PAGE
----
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So far I have put about 75 miles with the mod, most of it has been in and around the city, a lot of shifting, and boy what a difference, it is much crisper and smoother going through the gears, drivability has improved significantly.
This may be premature but my initial reactions to the VGS modifications are very positive. Throttle response has changed I had to adjust my driving style to accommodate the change. After nearly 14,000 miles of either Yo-Yo or sluggish starts (V39 helped a lot with the Yo-Yo) I found myself having to adjust to the now liner acceleration, that was never there before.
This morning I decided to do the modification, I studied the photos and diagrams supplied on this thread, purchased the necessary parts from a local store yesterday and made sure the car was cool before starting the mod. All together, including painting the IC shroud, it took about 2 hours to complete the job and cleaning up after. Like everyone before who said it was a tight fit, I agree!
The only hose that was difficult for me to identify was the hose that attached to the black plastic plunger of the bypass valve, it didn’t seem at first that the hose could be removed, but was actually very simple to remove with a little tug. Then came the most difficult part, reinstalling those hoses to the bypass valve, I never actually saw where the hose attached to the other part of the bypass valve, the one that was blanked off, I just felt it, that was a “beach” to put back in and probably took me the longest time of any single task with the mod.
Interesting thing, there was a puddle of oil on both sides of the IC laying in the groves of the rubber seals. I think they were from my Alta air filter?
Is that a problem?

Anyway

Andy: Thank you for this great little mod, and spreading the word.
 
  #120  
Old 04-08-2005, 06:23 AM
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The brass vacuum nipple on the downstream side of the BPV is definitely the hardest part to get to. For easiest VGS installation, I'd recommend the following procedure:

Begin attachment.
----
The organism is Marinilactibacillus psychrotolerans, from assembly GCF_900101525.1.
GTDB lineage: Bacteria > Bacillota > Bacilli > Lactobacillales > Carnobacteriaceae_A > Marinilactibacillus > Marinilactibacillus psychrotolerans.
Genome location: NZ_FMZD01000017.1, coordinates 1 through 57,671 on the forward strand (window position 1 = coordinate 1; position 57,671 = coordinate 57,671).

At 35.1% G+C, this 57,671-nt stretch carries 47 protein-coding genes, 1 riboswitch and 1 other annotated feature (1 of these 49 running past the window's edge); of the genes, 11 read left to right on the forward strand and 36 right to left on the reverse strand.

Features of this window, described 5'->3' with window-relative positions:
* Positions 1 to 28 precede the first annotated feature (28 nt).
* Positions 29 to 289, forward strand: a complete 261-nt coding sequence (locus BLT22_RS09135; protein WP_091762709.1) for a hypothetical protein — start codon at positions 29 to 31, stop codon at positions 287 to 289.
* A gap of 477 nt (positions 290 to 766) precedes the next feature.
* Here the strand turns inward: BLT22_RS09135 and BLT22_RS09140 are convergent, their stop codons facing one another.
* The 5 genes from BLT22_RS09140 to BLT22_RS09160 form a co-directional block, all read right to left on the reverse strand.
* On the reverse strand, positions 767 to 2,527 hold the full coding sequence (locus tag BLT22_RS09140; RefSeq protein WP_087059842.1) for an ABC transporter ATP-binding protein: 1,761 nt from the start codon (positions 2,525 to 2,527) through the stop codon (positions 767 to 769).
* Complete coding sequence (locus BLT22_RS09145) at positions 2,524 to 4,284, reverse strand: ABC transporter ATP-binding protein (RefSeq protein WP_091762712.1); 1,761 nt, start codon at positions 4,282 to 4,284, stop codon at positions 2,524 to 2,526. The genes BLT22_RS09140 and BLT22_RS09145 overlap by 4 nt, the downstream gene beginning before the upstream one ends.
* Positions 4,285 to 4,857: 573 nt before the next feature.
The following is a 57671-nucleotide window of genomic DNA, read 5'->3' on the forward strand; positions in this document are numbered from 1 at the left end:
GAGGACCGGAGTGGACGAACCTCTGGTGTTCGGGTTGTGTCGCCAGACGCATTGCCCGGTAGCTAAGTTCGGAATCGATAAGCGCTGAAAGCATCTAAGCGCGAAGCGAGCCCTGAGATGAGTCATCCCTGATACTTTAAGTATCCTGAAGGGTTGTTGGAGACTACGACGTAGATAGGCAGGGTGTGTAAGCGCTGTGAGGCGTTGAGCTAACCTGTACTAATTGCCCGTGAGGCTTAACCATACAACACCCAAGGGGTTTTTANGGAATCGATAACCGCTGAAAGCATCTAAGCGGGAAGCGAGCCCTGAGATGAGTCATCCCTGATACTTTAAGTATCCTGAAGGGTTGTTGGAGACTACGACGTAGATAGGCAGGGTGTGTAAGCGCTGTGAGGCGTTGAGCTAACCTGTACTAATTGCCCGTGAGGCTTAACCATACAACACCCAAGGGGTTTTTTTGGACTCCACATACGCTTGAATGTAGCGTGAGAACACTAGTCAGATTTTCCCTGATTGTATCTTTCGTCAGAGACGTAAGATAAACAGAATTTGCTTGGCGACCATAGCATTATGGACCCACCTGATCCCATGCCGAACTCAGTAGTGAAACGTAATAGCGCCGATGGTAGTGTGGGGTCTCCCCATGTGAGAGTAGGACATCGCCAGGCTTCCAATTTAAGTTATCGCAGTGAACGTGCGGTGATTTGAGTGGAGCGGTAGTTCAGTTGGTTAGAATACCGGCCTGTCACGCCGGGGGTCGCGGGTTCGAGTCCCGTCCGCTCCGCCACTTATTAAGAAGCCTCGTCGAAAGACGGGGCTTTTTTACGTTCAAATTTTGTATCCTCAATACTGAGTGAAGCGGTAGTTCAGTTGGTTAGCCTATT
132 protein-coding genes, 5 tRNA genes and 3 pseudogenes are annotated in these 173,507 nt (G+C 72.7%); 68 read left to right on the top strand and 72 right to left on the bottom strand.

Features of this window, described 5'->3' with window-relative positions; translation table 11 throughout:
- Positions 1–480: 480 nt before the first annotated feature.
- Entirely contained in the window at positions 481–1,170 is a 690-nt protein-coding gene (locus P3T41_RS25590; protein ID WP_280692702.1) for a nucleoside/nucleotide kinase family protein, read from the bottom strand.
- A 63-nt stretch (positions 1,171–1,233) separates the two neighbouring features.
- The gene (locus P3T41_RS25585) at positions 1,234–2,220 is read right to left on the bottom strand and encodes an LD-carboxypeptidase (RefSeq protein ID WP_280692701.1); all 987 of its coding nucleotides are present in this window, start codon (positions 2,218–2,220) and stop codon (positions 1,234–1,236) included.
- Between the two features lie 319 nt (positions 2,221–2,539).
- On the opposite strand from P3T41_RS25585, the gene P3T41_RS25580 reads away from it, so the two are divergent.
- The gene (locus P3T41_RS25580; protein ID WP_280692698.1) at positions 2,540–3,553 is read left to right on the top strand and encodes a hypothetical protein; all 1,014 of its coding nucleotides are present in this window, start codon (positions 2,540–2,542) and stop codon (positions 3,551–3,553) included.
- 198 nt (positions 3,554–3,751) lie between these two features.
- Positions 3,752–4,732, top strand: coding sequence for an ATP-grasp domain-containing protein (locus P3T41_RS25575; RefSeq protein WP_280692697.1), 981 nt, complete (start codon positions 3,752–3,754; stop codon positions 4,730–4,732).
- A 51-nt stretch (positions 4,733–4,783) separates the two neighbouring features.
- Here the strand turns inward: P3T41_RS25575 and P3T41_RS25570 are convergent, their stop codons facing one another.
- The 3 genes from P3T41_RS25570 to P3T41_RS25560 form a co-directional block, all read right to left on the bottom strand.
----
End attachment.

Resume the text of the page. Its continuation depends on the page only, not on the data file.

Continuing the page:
1) Disconnect the short rubber vacuum hose from the diaphragm of the bypass valve, but leave it attached to the lower brass vacuum nipple. Cap off the now-loose end of that hose.

2) Disconnect the (hard plastic with rubber caps on each end) vacuum line from the intake manifold but leave it attached to the fuel pressure regulator.

3) Install a tee in the now-loose end of that vacuum line.

4) Install a short length of vacuum hose between the tee and the nipple on the intake manifold.

5) Intall a long piece of vacuum hose between the remaining branch on the tee and the diaphragm of the bypass valve.

6) Make sure everything is snug and that all your tools are accounted for.

7) Enjoy.

Using the above method, it should be possible (in fact it's definitely possible) to install the VGS without removing the intercooler.
 
  #121  
Old 04-08-2005, 08:09 AM
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Are most people running the new vacuum hose from the intake manifold on top of the intake runners or under them to get to the bypass valve?
 
  #122  
Old 04-08-2005, 10:26 AM
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On Top

I placed mine on top of the intake runners.

 
Attached Thumbnails Drivetrain :: Operation Vacuum Gain System (VGS)-vacuum-line-routing.jpg  
  #123  
Old 04-14-2005, 08:39 AM
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Any more updates/impressions on this mod? I thought it was me ham fisting the car at low speeds, but it seems the BPV is to blame.

Anyone throw a CEL with this mod?
 
  #124  
Old 04-14-2005, 08:43 AM
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No codes here....

Originally Posted by erik99
Any more updates/impressions on this mod? I thought it was me ham fisting the car at low speeds, but it seems the BPV is to blame.

Anyone throw a CEL with this mod?
And my BPV sucked too.

Matt
 
  #125  
Old 04-14-2005, 08:47 AM
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I took out my BPV after I set-up the VGS, and it the stop screw needed adjustment, as well as the butterfly plate. With those three mods (stop screw, butterfly, and VGS), the car is considerably faster, both in terms of throttle response AND boost. I should have used a boost gauge to measure the delta before BPV adjustment and after, but alas I'm too poor and also stupid.


Marty